A trustworthy proof checker. Proof-Carrying Code (PCC) and other applications in computer security require machine-checkable proofs of properties of machine-language programs. The main advantage of the PCC approach is that the amount of code that must be explicitly trusted is very small: it consists of the logic in which predicates and proofs are expressed, the safety predicate, and the proof checker. We have built a minimal proof checker, and we explain its design principles and the representation issues of the logic, safety predicate, and safety proofs. We show that the Trusted Computing Base (TCB) in such a system can indeed be very small. In our current system the TCB is less than 2,700 lines of code (an order of magnitude smaller even than other PCC systems), which adds to our confidence of its correctness.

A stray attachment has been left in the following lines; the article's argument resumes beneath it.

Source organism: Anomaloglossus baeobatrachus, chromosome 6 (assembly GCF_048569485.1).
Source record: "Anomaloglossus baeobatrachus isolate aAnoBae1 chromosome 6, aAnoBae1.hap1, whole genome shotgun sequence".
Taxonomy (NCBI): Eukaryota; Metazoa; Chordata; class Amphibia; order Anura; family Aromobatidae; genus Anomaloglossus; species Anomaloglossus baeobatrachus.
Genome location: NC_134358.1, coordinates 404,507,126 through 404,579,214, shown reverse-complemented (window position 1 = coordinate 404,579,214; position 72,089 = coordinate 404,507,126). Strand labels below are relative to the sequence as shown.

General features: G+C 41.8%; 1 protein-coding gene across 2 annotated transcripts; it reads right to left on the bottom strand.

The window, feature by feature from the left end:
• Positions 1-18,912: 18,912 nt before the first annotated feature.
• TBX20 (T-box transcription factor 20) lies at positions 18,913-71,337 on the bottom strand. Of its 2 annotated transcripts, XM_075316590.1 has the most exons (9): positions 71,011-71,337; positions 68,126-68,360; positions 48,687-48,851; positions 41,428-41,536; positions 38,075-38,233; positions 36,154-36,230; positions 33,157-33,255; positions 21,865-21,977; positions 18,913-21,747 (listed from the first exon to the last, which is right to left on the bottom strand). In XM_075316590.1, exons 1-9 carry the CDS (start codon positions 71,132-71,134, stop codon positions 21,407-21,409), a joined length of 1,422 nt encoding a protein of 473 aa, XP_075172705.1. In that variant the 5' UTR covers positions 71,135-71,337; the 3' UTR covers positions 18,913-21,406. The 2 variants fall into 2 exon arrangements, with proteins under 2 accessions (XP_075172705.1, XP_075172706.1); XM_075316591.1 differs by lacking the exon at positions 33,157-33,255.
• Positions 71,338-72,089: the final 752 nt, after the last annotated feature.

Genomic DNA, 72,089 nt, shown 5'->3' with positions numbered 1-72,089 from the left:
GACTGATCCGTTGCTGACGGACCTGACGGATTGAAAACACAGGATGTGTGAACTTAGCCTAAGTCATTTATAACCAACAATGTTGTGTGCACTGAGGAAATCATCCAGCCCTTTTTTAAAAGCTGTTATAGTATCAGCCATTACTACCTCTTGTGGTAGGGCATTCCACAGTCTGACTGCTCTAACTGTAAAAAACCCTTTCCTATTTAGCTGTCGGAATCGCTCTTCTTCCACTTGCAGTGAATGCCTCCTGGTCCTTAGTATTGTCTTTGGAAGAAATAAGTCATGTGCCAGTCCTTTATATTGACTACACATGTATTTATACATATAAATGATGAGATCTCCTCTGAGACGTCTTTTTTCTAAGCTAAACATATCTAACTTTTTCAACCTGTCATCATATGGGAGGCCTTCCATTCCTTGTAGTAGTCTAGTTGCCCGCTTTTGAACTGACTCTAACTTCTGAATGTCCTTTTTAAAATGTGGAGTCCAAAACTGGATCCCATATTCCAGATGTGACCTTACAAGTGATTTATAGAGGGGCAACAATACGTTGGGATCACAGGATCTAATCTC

References in zbMATH (referenced in 6 articles , 1 standard article )
Showing results 1 to 6 of 6.
- Garnacho, Manuel; Périn, Michaël: Convincing proofs for program certification (2009)
- Bauer, Lujo; Garriss, Scott; McCune, Jonathan M.; Reiter, Michael K.; Rouse, Jason; Rutenbar, Peter: Device-enabled authorization in the grey system (2005)
- Klapper, Robert; Stump, Aaron: Validated proof-producing decision procedures (2005)
- Stump, Aaron; Besand, Ryan; Brodman, James C.; Hseu, Jonathan; Kinnersley, Bill: From rogue to microrogue. (2005)
- Appel, Andrew W.; Michael, Neophytos; Stump, Aaron; Virga, Roberto: A trustworthy proof checker (2003)
- Crary, Karl; Sarkar, Susmit: Foundational certified code in a metalogical framework. (2003)